Growing numbers of young adults across America — including here in Utah — are moving into adulthood without a durable connection to two benchmarks strongly connected to human well-being: work and marriage.
Taking the second benchmark first, a record-high 25% of 40-year-olds in the United States were never married as of 2021, according to new data from Pew Research Center. That compares to 5% of never-married 40-year-olds in 1980. And in Utah, the marriage rate has fallen more than 15% since 2012 alone. Put simply, the necessary (though not sufficient) precursor to family stability is losing ground.
As for work, there has been a decline in the share of young men engaged in full-time work in Utah, much like the rest of the United States. The share of men ages 20-40 who worked full time for the whole year fell by 4 percentage points over two decades, from 91% in 2000 to 87% just prior to the pandemic.
These trends are worrisome because work and marriage are necessary for the economic and family security that advances the financial, social and emotional welfare of young adults and, just as important, any children that they have. Of course, many single adults in Utah are employed and desire marriage. They are unmarried for reasons outside of their control.
But some who can work full time choose not to and remain unmarried by choice. One reason for this may be that they do not know or sufficiently value how much economic and family security matter for their welfare.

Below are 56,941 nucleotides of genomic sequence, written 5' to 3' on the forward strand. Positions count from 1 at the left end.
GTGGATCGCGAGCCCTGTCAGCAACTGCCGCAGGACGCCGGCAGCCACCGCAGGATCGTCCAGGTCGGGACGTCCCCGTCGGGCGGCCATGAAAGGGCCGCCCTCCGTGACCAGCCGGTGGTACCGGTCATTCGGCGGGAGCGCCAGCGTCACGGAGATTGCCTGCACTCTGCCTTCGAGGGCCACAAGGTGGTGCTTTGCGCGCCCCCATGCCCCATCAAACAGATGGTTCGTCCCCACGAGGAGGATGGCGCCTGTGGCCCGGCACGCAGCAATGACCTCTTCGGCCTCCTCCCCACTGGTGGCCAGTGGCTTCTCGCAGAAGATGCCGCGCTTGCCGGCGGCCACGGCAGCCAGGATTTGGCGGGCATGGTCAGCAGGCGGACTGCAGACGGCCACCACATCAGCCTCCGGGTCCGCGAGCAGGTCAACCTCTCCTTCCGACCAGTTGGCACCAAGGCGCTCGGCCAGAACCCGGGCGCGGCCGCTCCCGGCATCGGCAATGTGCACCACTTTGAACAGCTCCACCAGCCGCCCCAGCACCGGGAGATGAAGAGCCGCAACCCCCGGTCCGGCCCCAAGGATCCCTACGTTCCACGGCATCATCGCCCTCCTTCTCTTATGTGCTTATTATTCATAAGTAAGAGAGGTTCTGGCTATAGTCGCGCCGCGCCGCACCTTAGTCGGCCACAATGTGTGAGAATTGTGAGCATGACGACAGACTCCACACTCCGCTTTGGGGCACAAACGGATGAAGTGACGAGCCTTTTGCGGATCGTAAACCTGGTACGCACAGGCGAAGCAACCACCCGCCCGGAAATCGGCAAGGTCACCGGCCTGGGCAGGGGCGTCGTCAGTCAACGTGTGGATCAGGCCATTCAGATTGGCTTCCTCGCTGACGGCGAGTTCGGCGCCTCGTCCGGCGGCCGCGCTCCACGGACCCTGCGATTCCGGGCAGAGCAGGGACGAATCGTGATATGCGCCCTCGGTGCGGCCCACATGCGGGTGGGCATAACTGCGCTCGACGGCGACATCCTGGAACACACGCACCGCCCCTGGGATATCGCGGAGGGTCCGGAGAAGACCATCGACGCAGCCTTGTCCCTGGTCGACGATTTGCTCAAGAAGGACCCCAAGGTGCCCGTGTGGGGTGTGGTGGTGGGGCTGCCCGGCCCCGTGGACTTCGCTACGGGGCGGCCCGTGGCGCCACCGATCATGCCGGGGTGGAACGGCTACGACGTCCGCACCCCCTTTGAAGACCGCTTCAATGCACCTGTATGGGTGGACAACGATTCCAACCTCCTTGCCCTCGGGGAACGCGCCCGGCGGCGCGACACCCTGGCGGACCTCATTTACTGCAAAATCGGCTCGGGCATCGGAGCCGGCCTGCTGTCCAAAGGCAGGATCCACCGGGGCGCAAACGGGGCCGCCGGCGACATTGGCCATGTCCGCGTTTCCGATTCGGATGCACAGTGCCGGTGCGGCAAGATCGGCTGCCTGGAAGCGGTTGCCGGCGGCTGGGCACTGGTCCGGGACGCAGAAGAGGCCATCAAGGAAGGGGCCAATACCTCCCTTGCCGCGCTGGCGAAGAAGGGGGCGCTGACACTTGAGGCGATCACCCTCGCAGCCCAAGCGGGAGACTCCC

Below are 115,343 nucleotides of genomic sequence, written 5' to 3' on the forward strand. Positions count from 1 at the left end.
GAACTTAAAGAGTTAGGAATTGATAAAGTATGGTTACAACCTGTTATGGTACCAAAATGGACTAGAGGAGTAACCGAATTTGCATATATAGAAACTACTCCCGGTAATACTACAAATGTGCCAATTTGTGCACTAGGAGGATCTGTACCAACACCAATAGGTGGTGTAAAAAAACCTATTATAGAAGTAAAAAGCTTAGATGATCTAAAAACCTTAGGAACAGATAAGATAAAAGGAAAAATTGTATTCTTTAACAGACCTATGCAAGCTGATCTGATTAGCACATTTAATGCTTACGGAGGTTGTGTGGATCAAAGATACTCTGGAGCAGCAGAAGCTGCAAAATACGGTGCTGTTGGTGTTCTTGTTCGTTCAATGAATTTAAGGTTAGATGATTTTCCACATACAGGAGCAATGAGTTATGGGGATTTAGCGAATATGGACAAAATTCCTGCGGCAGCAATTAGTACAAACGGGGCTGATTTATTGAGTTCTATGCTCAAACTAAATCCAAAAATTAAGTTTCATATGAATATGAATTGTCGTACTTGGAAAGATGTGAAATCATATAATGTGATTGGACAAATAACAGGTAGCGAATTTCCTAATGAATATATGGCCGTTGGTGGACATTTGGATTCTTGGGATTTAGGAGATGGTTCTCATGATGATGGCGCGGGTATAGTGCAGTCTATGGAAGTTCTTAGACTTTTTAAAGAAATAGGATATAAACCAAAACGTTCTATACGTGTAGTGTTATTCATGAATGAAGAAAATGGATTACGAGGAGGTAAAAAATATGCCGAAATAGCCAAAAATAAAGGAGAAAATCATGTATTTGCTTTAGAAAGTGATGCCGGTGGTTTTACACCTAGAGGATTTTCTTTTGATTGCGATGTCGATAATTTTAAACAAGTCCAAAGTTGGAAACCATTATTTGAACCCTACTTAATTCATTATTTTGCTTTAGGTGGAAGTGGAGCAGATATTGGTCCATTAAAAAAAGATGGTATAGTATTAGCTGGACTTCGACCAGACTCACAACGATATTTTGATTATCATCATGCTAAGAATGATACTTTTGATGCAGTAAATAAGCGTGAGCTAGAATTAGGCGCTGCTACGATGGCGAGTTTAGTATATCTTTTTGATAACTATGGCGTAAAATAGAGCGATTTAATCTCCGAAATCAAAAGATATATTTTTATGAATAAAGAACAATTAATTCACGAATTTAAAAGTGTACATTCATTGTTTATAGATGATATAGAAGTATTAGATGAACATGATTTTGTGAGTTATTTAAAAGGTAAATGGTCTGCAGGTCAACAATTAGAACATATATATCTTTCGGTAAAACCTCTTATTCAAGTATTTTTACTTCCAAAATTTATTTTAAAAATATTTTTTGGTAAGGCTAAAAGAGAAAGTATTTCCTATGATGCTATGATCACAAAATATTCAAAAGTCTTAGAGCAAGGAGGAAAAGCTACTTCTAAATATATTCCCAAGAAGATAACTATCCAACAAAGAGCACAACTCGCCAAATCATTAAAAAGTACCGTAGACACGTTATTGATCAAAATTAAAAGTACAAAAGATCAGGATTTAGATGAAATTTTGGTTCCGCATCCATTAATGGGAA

What is the ‘success sequence’?
Research tells us that education, work and marriage — especially marriage prior to having children — are crucial to realizing the American dream and achieving happiness. The clearest path to achieve this for young people is by following the steps of the “success sequence.” This three-pronged sequence encourages young adults to get at least a high school degree, work full time in their 20s and, if they have children, marry first.
Although young men and women in Utah are more likely to follow the sequence than their peers across the nation, we have witnessed an erosion of commitment to the latter two steps even in the Beehive State.
Why does this matter? Simply because those who fail to follow the success sequence are more likely to experience poverty and less likely to realize the American dream as they move into their late 20s and early 30s. We know, for instance, that 97% of young adults who get at least a high school degree, work full time and marry before having children avoid poverty in their late 20s and early 30s. And 86% of them reach the middle class or higher at this point in their lives. The power of the success sequence to protect more than 9 in 10 from poverty includes Black and Hispanic young adults, as well as young adults who lack a college degree or who were raised in a low-income household or nonintact family.
Young people deserve to know about the success sequence and how it can transform their lives. And educated, working single adults who desire marriage before having children deserve the confidence that comes from knowing they are on a successful life path. It’s not unreasonable to envision a future where all young people know the financial and emotional well-being associated with properly sequencing and structuring the critical life decisions of education, work and family life.